Scarlet was asked how she got into shape for the movie. Like her body was the only thing worth talking about because she couldn’t possibly be capable of intellectual thought and discourse.

Thankfully she bit back with a cutting remark and said to Downey – “how come you get the existential question and I get the rabbit food question?”

In another feature on mic.com, Anne Hathaway showed that she was definitely not going to take lightly, questions about her weight thrown her way. For her role in the Dark Knight Rises she was constantly asked about her health regime.

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In one interview she decided to bite back when an interviewer asked her about what she does to get in shape. She responded by asking if he was trying to lose weight.

In yet another awful example of how women’s identities are only assumed to be valid if they have a man at their side, mega singer Rihanna was asked at a fragrance event by a reporter (shockingly it was a woman who asked this question) what it is that she’s looking for in a man.

Her perfectly sassy response? “I’m not looking for a man. Let’s start there.”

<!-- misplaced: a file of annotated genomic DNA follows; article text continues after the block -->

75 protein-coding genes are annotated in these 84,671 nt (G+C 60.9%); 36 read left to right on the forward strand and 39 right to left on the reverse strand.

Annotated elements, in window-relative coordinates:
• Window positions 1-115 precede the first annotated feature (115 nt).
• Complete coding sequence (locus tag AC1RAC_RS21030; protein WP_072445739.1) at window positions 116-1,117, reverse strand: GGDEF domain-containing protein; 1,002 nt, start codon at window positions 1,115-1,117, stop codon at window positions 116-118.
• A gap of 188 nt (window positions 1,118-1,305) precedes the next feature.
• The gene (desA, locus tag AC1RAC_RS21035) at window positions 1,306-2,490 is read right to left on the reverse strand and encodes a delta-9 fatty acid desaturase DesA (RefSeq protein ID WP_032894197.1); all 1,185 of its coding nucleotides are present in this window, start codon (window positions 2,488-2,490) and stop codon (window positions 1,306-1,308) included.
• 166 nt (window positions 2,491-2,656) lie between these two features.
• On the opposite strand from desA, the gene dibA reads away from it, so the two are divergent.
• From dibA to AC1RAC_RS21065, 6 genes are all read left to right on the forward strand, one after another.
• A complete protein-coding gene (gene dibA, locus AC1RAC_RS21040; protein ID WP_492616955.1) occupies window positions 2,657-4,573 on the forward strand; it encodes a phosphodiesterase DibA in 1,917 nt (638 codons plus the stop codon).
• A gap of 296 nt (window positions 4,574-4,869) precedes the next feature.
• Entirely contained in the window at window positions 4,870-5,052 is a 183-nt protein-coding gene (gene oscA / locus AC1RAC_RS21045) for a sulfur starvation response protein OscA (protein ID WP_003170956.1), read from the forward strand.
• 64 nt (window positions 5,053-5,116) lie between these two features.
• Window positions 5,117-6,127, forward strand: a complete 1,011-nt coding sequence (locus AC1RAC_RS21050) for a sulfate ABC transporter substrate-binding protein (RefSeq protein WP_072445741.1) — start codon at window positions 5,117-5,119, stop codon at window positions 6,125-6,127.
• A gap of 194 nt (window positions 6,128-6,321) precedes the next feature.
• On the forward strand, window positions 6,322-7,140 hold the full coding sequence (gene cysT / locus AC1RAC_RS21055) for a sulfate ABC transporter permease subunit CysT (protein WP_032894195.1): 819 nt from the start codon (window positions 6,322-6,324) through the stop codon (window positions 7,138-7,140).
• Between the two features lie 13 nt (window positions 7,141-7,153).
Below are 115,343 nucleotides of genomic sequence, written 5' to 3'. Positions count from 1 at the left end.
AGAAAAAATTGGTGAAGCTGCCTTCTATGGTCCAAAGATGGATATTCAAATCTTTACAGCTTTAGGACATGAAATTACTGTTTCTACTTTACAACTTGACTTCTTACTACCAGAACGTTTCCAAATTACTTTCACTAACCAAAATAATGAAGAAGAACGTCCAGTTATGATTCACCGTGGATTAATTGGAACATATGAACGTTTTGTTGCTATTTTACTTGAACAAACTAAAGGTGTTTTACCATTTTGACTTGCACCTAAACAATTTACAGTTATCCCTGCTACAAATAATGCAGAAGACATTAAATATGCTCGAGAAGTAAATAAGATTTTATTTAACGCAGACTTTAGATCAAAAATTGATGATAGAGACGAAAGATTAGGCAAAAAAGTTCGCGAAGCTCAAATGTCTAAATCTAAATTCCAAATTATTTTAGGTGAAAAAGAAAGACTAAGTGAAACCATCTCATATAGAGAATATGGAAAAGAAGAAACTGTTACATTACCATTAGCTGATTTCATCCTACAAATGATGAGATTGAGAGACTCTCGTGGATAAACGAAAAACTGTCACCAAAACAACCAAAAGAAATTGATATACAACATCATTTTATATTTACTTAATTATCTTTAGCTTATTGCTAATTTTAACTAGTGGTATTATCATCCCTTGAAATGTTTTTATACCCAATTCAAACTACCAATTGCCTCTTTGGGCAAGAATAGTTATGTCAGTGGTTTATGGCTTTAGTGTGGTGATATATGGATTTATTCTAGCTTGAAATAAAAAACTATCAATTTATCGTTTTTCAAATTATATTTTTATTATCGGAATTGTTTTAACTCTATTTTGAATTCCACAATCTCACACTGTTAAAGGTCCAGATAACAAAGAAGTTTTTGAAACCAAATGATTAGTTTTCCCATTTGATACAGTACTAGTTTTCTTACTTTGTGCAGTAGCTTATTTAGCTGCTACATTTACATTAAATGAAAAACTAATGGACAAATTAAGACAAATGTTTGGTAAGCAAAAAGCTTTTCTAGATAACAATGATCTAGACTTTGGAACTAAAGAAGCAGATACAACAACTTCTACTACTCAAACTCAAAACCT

There’s actually a video clip of her clapback, which you can watch here.

Laverne Cox, actress and transgender activist has had to endure her fair share of invasive and sexist questions too. 

According to Elle.com, when Laverne appeared on the Wendy Williams she was asked whether she has breast implants.

She shouldn’t have had to say this, but Laverne’s graceful response gently reminded Wendy that while she was happy to have the conversation off camera, questions like these only highlight the fact that when it comes to transgender rights, people seem to be more interested in talking about transitioning and surgeries than they are about their rights as human beings.

On and remember the time when a reporter told Serena Williams that there would be talk of her being one of the great female athletes of all time?

Her response? I prefer “one of the greatest athletes of all time.”


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The rampant sexism in Hollywood has often left many women feeling that they should simply be polite. But with the #metoo and #timesup movement it really feels like Hollywood women are finding their voice and biting back.

And for those assuming that biting back is a form of bitchiness, consider this: there’d be no need for women to demand fair treatment if people simply asked better questions.

It won’t fix everything. But it’s a good start.